Push Me Pull You is a sports game for four players.

BASICALLY you control one end of a sports-monster. Your partner controls the other (or you can try and control both at once)

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BUT you can’t move the ball on your own, so you’ll need to coordinate and use your body to hold it

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AND you can change the length of your body as you play!

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BUT REMEMBER that you can push harder when your body isn’t stretched, so it’s better to use your head

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AND YOU WIN BY keeping the ball in your half of the court so that it fills up. When it’s full, you score a point!image

PMPY at Indiecade & Freeplay

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Nico, Jake and Michael will be in LA this weekend for Indiecade. At the festival, PMPY is part of the eSports Showcase, which features games that “combine a high skill ceiling, experimental forms of conflict and teamwork”. It promises to be the best place to play high-level competitive PMPY, so come down and put your friendship to the test - if you dare!

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Then, back in Melbourne on October 18, we are showing PMPY as part of the Freeplay festival’s Parallels showcase. Parallels will be hosted at ACMI in Federation Square, and features a free Playday from 11am, and then presentations from creators in the evening. You can get tickets to the evening session here. Warning: this will be our first time talking publicly about the game in our home city, so we might get a bit emotional.

PMPY goes to TOKYO

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While Nico, Jake and Michael are busy at Fantastic Arcade in Austin next week, Stu is flying to Tokyo to exhibit Push Me Pull You at the Tokyo Game Show, where we’ve been invited to present as a featured game in Sense of Wonder Night.

We’ll have a booth in the Indie Game Area set up throughout TGS from September 18th - 21st. If you’re in Tokyo, come say hi! Here’s an extremely arcane map to help you find us:

PMPY at Fantastic Arcade!

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We are super pleased to announce that Push Me Pull You is a spotlight game in this year’s Fantastic Arcade!

As a spotlight game, PMPY will be playable in a custom arcade cabinet(!!!), and there will be an official tournament to find out who are the very best friends in Austin. Fantastic Arcade runs September 18-22 in Austin, Texas. Jake, Nico and Michael will be there in person, so if you are coming to the Arcade, make sure you come and say hi to us.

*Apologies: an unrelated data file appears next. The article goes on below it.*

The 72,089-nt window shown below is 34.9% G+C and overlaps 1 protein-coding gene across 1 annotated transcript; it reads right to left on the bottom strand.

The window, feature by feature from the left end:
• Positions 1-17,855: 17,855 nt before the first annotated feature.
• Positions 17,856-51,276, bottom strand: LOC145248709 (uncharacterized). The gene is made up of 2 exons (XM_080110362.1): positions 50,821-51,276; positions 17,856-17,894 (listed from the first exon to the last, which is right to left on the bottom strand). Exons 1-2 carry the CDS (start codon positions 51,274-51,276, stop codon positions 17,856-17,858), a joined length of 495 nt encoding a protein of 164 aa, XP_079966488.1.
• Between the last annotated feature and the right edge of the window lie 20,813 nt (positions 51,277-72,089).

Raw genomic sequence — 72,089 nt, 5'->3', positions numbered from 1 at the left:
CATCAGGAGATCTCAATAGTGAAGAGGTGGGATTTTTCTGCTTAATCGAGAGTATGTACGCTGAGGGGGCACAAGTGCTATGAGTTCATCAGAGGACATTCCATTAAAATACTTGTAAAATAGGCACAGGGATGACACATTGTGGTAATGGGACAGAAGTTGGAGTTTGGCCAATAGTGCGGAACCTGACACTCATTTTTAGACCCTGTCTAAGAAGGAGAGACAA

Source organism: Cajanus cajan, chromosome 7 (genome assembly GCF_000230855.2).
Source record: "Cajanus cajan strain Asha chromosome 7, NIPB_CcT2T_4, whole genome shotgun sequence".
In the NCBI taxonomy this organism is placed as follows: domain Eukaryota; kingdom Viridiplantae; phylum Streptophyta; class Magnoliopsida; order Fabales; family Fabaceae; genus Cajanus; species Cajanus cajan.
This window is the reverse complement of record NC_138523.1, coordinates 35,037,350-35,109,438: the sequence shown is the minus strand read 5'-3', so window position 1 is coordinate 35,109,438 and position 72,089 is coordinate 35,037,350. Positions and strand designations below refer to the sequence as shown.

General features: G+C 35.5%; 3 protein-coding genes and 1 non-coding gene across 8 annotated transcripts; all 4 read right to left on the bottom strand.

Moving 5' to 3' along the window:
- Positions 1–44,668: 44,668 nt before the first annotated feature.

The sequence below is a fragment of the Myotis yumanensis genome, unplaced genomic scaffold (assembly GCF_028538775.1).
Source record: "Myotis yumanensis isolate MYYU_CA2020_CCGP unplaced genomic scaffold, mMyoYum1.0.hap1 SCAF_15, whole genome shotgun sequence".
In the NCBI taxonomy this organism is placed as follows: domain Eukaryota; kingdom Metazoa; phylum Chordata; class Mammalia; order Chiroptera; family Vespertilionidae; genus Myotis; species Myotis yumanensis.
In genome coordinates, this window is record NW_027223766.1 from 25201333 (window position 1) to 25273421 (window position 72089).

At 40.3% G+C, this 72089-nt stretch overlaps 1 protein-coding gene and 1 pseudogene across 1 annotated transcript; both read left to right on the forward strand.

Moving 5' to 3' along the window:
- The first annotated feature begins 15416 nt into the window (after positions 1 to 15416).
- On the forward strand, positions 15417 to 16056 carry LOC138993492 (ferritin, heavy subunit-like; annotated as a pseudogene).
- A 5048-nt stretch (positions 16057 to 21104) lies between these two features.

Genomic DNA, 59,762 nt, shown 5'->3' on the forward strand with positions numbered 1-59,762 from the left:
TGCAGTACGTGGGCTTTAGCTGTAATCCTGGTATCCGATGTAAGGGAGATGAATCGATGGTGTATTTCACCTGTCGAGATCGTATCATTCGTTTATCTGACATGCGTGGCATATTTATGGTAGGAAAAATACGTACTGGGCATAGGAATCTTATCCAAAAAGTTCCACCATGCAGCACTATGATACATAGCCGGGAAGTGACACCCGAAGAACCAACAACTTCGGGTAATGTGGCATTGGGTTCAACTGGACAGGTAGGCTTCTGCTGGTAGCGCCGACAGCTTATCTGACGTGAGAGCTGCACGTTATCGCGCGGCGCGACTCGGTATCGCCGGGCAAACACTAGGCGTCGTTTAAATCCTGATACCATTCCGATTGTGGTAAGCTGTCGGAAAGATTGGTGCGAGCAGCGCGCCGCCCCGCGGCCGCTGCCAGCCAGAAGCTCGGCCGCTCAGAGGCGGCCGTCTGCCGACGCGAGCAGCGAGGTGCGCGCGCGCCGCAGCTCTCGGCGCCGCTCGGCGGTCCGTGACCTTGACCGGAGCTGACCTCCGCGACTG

On character customisation

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One of our earliest design goals for PMPY was to let players create their characters. This was initially a little hard to justify, considering how small we were trying to keep the scale of development - this was a totally aesthetic decision that’d take a lot of time to get right, and wouldn’t do a lot to enrich the mechanical complexity of the game - but we quickly recognised how much a customisation system could magnify the competitive spirit of local multiplayer games.

Local multiplayer games - especially ones that you play over and over with the same group - are really good at fostering attachments to your favourite character. After playing as Luigi more than a few times in Mario Kart, you come to identify with him. Rather than offering a handful of bespoke characters to choose from, we wanted to make this an expressive choice: giving players a bit of agency and breadth in deciding how they’d represent themselves is meant to make the game feel a little broader in scope, and hopefully a lot more inclusive (i.e. this is a game that ANY sports-monster can play - not just these few pre-made characters). This all sounds very basic and self-evident, but it took us a while to really identify how a choice like this was going to affect the tone of our game (or, to put it more simply: sometimes you don’t know why you’re working to put a comb-over haircut in your character customisation, you just know that it’s the right thing to do).

The other thing that happens with regular play and consistent character selection is that you end up with an intuitive understanding of how your opponents are represented onscreen. The four of us are so attuned to each others’ respective characters in Samurai Gunn, Towerfall, and even Hokra, that we don’t need to spend any time figuring out how the characters in-game correlate to their players. If I behead the orange demon in Samurai Gunn, I don’t need to do any mental legwork to know that I should be gloating at Nico - I get to gloat at him immediately and unrepentantly. Once these character-player relationships are internalised, games immediately become more readable, and (importantly) more sociable - hopefully, through our character creation system, we’ve made it a little bit easier to enable this internalisation.

- Michael